• 50 g Marmite
  • 250 ml Water
  • 250 g Soft brown sugar
  • 375 g Amedei Toscano Black 63%
  • ***Macaron Shells***
  • 185 g Ground Almonds
  • 175 g Icing Sugar
  • 30 g Cocoa Powder
  • 50 ml Water
  • 175 g Granulated Sugar
  • 150 g Egg Whites about 3 eggs


  • Put the marmite, water and sugar in a saucepan, bring to the boil and leave to simmer for 5 minutes. This helps to mellow the marmite flavour.
  • Pour the hot liquid on the chocolate and stir it to melt the chocolate, you'll need to use a stick blender to emulsify the liquid as the chocolate and water will not initially want to mix together. Leave this to set for at least 24 hours in the fridge and give it a really good stir before you use it.
  • Next make the macaron shells, preheat the oven to 170 degrees and line four baking trays with baking parchment.
  • Add the water and sugar to a pan and stir over a medium heat until the sugar dissolves.
  • Bring the syrup to a boil and heat until it reaches 118 degrees.
  • Put 75g of the egg whites into a stand mixer and whisk them on medium speed until frothy.
  • Pour the syrup in a slow steady stream into the egg whites as they are being whipped on a high speed. Keep whipping until the meringue forms a stiff peak, about 5 mins.
  • Grind the ground almonds, cocoa powder and icing sugar together in a food processor and then sift them into a clean bowl.
  • Add the remaining egg whites to this mix and beat it, until it forms a paste.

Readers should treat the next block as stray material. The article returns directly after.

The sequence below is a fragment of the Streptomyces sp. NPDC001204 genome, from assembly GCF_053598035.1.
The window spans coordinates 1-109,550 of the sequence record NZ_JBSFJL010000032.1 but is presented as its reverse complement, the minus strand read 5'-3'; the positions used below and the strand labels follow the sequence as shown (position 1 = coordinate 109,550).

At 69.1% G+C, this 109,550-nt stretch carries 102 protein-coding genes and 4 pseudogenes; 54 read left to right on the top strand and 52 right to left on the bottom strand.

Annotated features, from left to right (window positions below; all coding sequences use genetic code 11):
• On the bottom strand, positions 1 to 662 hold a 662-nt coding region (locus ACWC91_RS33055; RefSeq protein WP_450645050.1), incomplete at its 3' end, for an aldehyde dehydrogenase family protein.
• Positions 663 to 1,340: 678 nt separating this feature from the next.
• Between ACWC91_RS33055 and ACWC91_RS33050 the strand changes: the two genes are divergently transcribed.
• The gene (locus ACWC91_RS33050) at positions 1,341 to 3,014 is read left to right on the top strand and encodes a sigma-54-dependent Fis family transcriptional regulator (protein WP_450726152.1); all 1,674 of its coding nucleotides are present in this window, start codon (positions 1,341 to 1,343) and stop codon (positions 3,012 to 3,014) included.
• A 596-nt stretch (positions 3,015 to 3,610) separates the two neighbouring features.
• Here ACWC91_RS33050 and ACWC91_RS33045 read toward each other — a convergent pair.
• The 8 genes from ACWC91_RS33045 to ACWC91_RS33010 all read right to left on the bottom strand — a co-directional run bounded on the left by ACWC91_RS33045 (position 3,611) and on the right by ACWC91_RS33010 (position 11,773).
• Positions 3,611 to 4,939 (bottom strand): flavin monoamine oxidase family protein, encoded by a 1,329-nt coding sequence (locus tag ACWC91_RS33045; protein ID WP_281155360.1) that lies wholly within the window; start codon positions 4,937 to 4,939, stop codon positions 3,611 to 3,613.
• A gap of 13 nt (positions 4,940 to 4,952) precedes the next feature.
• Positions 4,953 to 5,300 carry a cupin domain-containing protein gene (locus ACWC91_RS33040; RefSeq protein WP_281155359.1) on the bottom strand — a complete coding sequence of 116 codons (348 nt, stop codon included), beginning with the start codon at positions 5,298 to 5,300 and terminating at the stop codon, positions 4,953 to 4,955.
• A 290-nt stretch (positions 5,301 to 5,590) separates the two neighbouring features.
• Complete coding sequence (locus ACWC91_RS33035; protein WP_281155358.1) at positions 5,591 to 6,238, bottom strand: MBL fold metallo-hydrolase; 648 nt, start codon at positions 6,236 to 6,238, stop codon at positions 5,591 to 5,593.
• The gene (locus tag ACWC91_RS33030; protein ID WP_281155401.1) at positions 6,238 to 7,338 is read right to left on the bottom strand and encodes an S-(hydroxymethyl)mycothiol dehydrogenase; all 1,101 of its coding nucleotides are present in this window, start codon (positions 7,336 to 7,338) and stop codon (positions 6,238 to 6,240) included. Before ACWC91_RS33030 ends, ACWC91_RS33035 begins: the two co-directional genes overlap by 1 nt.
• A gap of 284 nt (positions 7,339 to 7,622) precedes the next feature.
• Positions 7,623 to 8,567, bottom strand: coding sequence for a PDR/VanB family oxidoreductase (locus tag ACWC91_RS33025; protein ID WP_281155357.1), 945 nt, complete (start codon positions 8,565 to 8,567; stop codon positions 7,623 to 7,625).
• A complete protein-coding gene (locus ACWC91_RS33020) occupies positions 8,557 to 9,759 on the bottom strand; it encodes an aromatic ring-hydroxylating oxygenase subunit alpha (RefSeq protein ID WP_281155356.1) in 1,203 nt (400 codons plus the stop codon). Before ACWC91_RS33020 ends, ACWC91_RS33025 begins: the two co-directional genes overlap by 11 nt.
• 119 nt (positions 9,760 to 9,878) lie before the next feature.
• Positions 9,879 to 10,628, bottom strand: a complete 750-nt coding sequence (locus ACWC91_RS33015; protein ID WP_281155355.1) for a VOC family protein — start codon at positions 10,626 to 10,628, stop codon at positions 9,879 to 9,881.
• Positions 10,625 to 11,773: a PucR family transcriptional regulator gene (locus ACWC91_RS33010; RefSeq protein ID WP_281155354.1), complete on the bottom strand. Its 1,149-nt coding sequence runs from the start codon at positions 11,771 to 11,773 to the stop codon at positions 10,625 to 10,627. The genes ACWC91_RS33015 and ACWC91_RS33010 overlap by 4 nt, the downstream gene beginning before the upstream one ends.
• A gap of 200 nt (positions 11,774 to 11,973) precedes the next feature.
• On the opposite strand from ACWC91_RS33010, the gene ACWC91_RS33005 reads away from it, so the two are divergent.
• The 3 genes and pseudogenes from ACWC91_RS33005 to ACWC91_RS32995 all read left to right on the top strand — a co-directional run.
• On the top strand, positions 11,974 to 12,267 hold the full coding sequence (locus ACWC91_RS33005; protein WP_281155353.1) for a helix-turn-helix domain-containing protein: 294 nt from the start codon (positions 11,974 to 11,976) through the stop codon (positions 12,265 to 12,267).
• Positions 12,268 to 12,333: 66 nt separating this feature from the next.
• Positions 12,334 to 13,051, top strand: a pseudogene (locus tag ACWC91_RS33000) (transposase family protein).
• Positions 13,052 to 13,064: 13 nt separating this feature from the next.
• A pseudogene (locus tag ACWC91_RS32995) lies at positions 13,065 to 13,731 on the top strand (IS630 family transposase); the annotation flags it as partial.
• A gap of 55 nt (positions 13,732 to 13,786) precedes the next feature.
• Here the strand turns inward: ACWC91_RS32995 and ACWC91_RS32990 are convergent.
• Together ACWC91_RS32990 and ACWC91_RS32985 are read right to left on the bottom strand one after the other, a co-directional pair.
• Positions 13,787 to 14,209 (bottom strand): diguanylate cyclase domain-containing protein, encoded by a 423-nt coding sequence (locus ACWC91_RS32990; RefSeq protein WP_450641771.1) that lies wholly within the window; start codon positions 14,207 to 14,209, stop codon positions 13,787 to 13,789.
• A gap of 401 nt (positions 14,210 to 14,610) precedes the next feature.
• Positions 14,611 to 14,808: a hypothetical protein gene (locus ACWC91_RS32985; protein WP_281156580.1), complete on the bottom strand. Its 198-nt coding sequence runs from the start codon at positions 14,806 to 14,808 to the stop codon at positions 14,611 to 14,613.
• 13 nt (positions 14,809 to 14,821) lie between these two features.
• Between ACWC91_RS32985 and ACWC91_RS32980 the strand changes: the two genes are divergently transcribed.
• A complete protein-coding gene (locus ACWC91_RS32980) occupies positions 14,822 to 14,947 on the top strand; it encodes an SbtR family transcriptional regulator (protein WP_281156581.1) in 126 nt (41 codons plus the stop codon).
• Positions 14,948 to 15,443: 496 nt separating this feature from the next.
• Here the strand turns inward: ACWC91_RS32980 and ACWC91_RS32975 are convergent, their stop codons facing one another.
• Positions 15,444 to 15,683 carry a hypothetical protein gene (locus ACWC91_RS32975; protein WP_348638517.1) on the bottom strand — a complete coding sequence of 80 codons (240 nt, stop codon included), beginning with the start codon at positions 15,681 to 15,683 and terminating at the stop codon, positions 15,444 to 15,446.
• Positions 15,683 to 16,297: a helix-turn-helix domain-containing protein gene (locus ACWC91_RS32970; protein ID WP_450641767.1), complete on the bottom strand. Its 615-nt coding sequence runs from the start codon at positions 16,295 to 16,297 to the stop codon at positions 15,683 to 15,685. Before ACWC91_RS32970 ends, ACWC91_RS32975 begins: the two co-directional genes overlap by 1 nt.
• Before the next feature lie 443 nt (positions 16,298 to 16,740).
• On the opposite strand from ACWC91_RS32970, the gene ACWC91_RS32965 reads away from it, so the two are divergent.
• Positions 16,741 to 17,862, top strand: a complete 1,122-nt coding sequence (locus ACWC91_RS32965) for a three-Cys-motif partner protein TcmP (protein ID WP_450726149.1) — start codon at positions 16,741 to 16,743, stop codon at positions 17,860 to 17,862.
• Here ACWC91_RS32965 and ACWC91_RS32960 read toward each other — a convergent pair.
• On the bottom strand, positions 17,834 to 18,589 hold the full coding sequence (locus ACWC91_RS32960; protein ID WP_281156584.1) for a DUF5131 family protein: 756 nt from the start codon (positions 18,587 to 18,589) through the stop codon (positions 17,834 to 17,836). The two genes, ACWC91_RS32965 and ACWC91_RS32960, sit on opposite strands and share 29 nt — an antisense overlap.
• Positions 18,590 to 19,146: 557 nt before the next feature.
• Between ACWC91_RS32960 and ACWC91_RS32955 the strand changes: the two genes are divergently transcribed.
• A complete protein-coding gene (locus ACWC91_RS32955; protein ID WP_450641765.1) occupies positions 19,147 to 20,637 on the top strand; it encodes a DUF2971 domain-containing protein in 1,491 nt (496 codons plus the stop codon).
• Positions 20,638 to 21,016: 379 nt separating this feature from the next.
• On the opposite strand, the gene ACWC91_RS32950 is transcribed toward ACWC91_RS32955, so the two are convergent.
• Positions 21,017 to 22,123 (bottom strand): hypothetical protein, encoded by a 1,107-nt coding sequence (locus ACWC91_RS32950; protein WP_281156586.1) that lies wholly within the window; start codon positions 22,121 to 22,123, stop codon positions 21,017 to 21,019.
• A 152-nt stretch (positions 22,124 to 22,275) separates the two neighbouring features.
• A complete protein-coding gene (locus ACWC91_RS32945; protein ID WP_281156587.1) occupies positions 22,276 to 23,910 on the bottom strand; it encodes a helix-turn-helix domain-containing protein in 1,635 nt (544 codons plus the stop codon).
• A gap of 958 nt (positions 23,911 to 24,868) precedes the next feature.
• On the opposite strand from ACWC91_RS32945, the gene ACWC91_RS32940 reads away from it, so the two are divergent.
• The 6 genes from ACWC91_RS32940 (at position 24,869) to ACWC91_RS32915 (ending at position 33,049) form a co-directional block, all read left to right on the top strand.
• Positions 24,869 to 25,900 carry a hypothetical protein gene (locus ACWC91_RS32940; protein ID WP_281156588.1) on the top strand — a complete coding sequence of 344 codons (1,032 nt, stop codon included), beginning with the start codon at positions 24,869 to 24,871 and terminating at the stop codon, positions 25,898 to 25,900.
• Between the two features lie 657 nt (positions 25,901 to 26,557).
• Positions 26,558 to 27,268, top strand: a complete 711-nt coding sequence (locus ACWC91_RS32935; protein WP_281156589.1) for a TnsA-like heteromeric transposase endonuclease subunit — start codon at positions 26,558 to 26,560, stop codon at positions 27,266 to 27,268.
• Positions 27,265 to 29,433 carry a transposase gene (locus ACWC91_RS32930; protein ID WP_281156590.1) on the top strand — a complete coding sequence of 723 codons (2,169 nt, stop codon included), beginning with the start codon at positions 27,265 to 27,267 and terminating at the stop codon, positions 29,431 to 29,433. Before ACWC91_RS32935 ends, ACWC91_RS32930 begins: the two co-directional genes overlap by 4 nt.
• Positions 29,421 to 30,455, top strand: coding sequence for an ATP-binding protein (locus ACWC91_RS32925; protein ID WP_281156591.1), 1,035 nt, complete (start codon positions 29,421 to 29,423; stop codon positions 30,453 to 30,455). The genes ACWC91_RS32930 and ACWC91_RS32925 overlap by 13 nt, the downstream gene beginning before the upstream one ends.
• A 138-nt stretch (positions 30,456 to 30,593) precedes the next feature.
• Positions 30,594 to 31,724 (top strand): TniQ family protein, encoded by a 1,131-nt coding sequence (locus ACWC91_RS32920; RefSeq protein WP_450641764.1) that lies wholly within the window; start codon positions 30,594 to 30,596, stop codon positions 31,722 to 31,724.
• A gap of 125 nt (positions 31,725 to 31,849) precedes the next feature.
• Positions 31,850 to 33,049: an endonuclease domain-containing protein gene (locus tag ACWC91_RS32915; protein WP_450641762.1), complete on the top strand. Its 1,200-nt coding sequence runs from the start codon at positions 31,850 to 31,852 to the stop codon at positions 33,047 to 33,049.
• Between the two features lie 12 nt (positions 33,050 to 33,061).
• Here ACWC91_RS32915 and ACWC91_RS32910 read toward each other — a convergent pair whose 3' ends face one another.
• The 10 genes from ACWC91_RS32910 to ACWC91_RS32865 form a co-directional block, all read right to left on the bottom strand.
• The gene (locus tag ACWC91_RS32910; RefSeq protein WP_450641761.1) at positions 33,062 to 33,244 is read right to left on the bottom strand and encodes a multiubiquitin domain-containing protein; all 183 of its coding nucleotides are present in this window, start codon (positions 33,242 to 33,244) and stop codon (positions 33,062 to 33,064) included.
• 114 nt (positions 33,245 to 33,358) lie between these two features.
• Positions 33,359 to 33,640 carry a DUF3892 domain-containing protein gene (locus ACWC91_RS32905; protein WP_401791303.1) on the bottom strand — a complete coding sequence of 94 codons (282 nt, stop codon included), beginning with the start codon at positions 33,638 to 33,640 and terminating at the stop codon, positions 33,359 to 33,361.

• Add a third of the meringue to the almond paste and beat it in thoroughly.
  • Fold through the remaining meringue, ensure the ingredients are mixed thoroughly and that the macaron mixture falls from the spoon or spatula.
  • Put the macaron mix into a piping bag and pipe out 72 macarons.
  • Tap the bottom of the tray to remove any bumps or air pockets, then put the macarons in the oven for 12mins per tray. Turn the trays halfway through cooking to ensure an even bake.
  • Let the cooked macarons cool completely before trying to remove them from the tray.
  • Match the macarons up into similar sized pairs and gently make a small indentation with your thumb on the flat side of the macaron, then fill with the marmite ganache.
  • Keep the macarons in an airtight container for at least an hour before eating, but if you can wait, they'll be much better the next day. They should last for 2-3 days in the fridge.


Trust me when I say these are delicious, are there any unusual macaron flavours that you would like to see made?

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26 Responses

  1. Nickki Thompson

    Now this is something I’ve never seen before – I would love to try them!

  2. Sara (Belly Rumbles)

    There guys just look perfect! I am yet to try making macarons. I think the marmite would go wonderfully, that combo of salty and sweet.

  3. AmandaChewTown

    Firstly, your macarons are insanely perfect! Secondly, I can imagine that’s the sweetness of the macaron and saltiny umami of the marmite would go together perfectly.